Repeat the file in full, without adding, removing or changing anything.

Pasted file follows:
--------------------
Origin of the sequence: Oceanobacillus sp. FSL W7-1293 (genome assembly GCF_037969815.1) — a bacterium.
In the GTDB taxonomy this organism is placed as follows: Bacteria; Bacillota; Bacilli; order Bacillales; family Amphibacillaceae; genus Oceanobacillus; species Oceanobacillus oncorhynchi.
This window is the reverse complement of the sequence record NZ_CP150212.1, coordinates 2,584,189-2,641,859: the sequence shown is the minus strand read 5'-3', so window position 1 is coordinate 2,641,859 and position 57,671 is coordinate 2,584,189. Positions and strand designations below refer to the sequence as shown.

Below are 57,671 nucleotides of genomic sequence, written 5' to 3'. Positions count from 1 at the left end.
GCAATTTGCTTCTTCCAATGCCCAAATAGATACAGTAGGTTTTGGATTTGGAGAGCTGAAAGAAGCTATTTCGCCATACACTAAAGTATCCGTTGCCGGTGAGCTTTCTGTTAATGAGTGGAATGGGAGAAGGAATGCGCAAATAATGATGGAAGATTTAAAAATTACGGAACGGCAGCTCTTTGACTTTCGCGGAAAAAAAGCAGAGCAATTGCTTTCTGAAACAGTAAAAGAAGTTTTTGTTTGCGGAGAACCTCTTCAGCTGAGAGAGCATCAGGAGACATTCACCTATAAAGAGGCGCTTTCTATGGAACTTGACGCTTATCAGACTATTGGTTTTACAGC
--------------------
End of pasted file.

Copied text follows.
Origin of the sequence: Oceanobacillus sp. FSL W7-1293 (genome assembly GCF_037969815.1) — a bacterium.
In the GTDB taxonomy this organism is placed as follows: Bacteria; Bacillota; Bacilli; order Bacillales; family Amphibacillaceae; genus Oceanobacillus; species Oceanobacillus oncorhynchi.
This window is the reverse complement of the sequence record NZ_CP150212.1, coordinates 2,584,189-2,641,859: the sequence shown is the minus strand read 5'-3', so window position 1 is coordinate 2,641,859 and position 57,671 is coordinate 2,584,189. Positions and strand designations below refer to the sequence as shown.

Below are 57,671 nucleotides of genomic sequence, written 5' to 3'. Positions count from 1 at the left end.
GCAATTTGCTTCTTCCAATGCCCAAATAGATACAGTAGGTTTTGGATTTGGAGAGCTGAAAGAAGCTATTTCGCCATACACTAAAGTATCCGTTGCCGGTGAGCTTTCTGTTAATGAGTGGAATGGGAGAAGGAATGCGCAAATAATGATGGAAGATTTAAAAATTACGGAACGGCAGCTCTTTGACTTTCGCGGAAAAAAAGCAGAGCAATTGCTTTCTGAAACAGTAAAAGAAGTTTTTGTTTGCGGAGAACCTCTTCAGCTGAGAGAGCATCAGGAGACATTCACCTATAAAGAGGCGCTTTCTATGGAACTTGACGCTTATCAGACTATTGGTTTTACAGC